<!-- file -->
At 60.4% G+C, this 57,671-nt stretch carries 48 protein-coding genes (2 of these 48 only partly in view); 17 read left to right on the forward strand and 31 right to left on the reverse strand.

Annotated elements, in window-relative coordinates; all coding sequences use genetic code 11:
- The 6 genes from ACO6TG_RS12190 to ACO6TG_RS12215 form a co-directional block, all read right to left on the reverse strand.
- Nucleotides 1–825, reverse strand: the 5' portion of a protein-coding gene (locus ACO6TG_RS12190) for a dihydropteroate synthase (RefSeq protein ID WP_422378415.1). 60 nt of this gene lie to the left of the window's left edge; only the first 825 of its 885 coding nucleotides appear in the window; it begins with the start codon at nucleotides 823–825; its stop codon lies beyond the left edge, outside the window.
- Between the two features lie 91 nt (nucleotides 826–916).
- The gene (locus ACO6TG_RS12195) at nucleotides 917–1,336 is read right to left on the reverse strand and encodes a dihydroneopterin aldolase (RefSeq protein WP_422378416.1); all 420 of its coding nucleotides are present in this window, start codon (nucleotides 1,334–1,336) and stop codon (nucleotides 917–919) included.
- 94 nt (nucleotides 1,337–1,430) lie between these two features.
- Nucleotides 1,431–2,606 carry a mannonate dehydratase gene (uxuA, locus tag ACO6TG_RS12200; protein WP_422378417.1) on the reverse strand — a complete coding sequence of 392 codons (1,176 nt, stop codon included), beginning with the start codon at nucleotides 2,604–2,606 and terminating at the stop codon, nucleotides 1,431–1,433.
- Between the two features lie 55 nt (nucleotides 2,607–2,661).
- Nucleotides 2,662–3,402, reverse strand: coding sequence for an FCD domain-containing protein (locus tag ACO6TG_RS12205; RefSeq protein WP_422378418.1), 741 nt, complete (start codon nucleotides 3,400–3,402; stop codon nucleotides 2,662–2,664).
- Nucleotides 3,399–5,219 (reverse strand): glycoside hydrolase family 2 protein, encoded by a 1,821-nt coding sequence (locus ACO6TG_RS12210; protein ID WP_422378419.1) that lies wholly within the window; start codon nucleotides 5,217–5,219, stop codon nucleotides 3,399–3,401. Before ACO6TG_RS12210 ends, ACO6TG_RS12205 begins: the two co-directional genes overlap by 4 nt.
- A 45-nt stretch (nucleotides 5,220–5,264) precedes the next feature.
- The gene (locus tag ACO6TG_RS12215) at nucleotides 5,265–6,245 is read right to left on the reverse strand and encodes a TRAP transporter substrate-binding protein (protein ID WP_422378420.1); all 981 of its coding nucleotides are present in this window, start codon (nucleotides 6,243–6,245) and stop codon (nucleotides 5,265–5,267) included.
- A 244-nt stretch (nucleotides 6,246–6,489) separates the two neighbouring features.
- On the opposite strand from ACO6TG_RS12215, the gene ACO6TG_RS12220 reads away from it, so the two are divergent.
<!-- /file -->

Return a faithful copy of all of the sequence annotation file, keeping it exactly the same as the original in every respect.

At 60.4% G+C, this 57,671-nt stretch carries 48 protein-coding genes (2 of these 48 only partly in view); 17 read left to right on the forward strand and 31 right to left on the reverse strand.

Annotated elements, in window-relative coordinates; all coding sequences use genetic code 11:
- The 6 genes from ACO6TG_RS12190 to ACO6TG_RS12215 form a co-directional block, all read right to left on the reverse strand.
- Nucleotides 1–825, reverse strand: the 5' portion of a protein-coding gene (locus ACO6TG_RS12190) for a dihydropteroate synthase (RefSeq protein ID WP_422378415.1). 60 nt of this gene lie to the left of the window's left edge; only the first 825 of its 885 coding nucleotides appear in the window; it begins with the start codon at nucleotides 823–825; its stop codon lies beyond the left edge, outside the window.
- Between the two features lie 91 nt (nucleotides 826–916).
- The gene (locus ACO6TG_RS12195) at nucleotides 917–1,336 is read right to left on the reverse strand and encodes a dihydroneopterin aldolase (RefSeq protein WP_422378416.1); all 420 of its coding nucleotides are present in this window, start codon (nucleotides 1,334–1,336) and stop codon (nucleotides 917–919) included.
- 94 nt (nucleotides 1,337–1,430) lie between these two features.
- Nucleotides 1,431–2,606 carry a mannonate dehydratase gene (uxuA, locus tag ACO6TG_RS12200; protein WP_422378417.1) on the reverse strand — a complete coding sequence of 392 codons (1,176 nt, stop codon included), beginning with the start codon at nucleotides 2,604–2,606 and terminating at the stop codon, nucleotides 1,431–1,433.
- Between the two features lie 55 nt (nucleotides 2,607–2,661).
- Nucleotides 2,662–3,402, reverse strand: coding sequence for an FCD domain-containing protein (locus tag ACO6TG_RS12205; RefSeq protein WP_422378418.1), 741 nt, complete (start codon nucleotides 3,400–3,402; stop codon nucleotides 2,662–2,664).
- Nucleotides 3,399–5,219 (reverse strand): glycoside hydrolase family 2 protein, encoded by a 1,821-nt coding sequence (locus ACO6TG_RS12210; protein ID WP_422378419.1) that lies wholly within the window; start codon nucleotides 5,217–5,219, stop codon nucleotides 3,399–3,401. Before ACO6TG_RS12210 ends, ACO6TG_RS12205 begins: the two co-directional genes overlap by 4 nt.
- A 45-nt stretch (nucleotides 5,220–5,264) precedes the next feature.
- The gene (locus tag ACO6TG_RS12215) at nucleotides 5,265–6,245 is read right to left on the reverse strand and encodes a TRAP transporter substrate-binding protein (protein ID WP_422378420.1); all 981 of its coding nucleotides are present in this window, start codon (nucleotides 6,243–6,245) and stop codon (nucleotides 5,265–5,267) included.
- A 244-nt stretch (nucleotides 6,246–6,489) separates the two neighbouring features.
- On the opposite strand from ACO6TG_RS12215, the gene ACO6TG_RS12220 reads away from it, so the two are divergent.